Last Saturday, the Sounders ran out as close to a first team lineup as they have had this preseason against the Charleston Battery. While the game finished as a 1-1 draw, the Seattle Sounders deployed a very fluid 4-2-3-1 formation that focused on the talents of Nicolas Lodeiro.
The Sounders were dynamic, but it wasn’t a performance without hiccups, and how they respond to those on Wednesday against Atlanta United FC and Saturday against Columbus Crew SC should provide clues to whether or not the Sounders have a viable structure going forward.
How the Sounders fullbacks provide width
When Nicolas Lodeiro moves centrally from wide play, the Sounders width is solely on the head of the fullback. On Saturday, that was Darrius Barnes. The 30-year-old centerback was horrific when attacking wide right. Without a legitimate attacking threat, the Battery were more than happy to pack the middle to stop the Sounders.
If the sides were reversed, i.e. Lodeiro on the left moving central, the potent attacking threats of Joevin Jones would come into play. The Sounders know what Jones can provide, so look at how the Sounders balance attacking threats from the fullback position on the right versus the left with their needs to assess players fit for the final roster.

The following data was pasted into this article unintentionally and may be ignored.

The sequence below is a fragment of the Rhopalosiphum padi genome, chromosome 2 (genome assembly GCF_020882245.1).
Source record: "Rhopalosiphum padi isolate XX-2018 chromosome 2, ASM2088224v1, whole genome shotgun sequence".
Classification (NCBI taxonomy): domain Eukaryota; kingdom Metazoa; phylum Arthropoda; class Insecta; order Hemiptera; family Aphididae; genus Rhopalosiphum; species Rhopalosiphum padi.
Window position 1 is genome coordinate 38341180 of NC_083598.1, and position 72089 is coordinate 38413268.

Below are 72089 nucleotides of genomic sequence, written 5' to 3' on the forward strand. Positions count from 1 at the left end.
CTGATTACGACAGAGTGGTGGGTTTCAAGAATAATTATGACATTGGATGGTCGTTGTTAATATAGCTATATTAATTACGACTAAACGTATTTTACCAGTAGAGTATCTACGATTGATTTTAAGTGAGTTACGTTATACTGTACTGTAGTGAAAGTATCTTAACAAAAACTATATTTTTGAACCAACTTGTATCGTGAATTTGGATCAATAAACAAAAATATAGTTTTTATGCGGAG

The odd-man out on the attacking line
The odd man out is the attacking player who specifically plays with fullback support. On Saturday that man was Alvaro Fernandez. The Uruguayan had a fantastic performance but it was decidedly a solo effort. How the odd-man out on that attacking line develops a partnership with their fullback is going to be the incredibly important for long term success. Not using Joevin Jones (or Brad Evans or Oniel Fisher) in attacking forays is not going to be an option for the Sounders in the regular season.
How much of their lack of connection on Saturday was because of the emphasis and positioning of Darrius Barnes lead to restraining play on the left is tough to tell. It is certainly a factor in assessing their partnership and still at such as early stage of preseason it’s only worth keeping a casual eye on how it develops.
This team lives and dies in defensive midfield
There were two broad themes to the first half of the Sounders game against the Battery: Lodeiro’s outside-in movement and how the Sounders build play from the back. Jordy Delem was an unequivocal nightmare on Saturday and killed the Sounders’ possession before it could even start as the deep lying playmaker. Cristian Roldan performed much more admirably in the role when they swapped halfway through the first 45, but it was striking to see the impact the introduction of Zach Mathers had on creating a functional defensive midfield in the second half.
That underscores one major tactical point: moving Brad Evans out of the centerback role costs the Sounders quite a bit of their deep playmaking. That means more of that responsibility falls on the shoulders of Alonso and Roldan. Those two are more than capable of bearing the load, but what options the Sounders have in the absence of those two and how — or if — they bring the advanced fullback into crafting possession are keys to avoiding potential roster crises later in the season.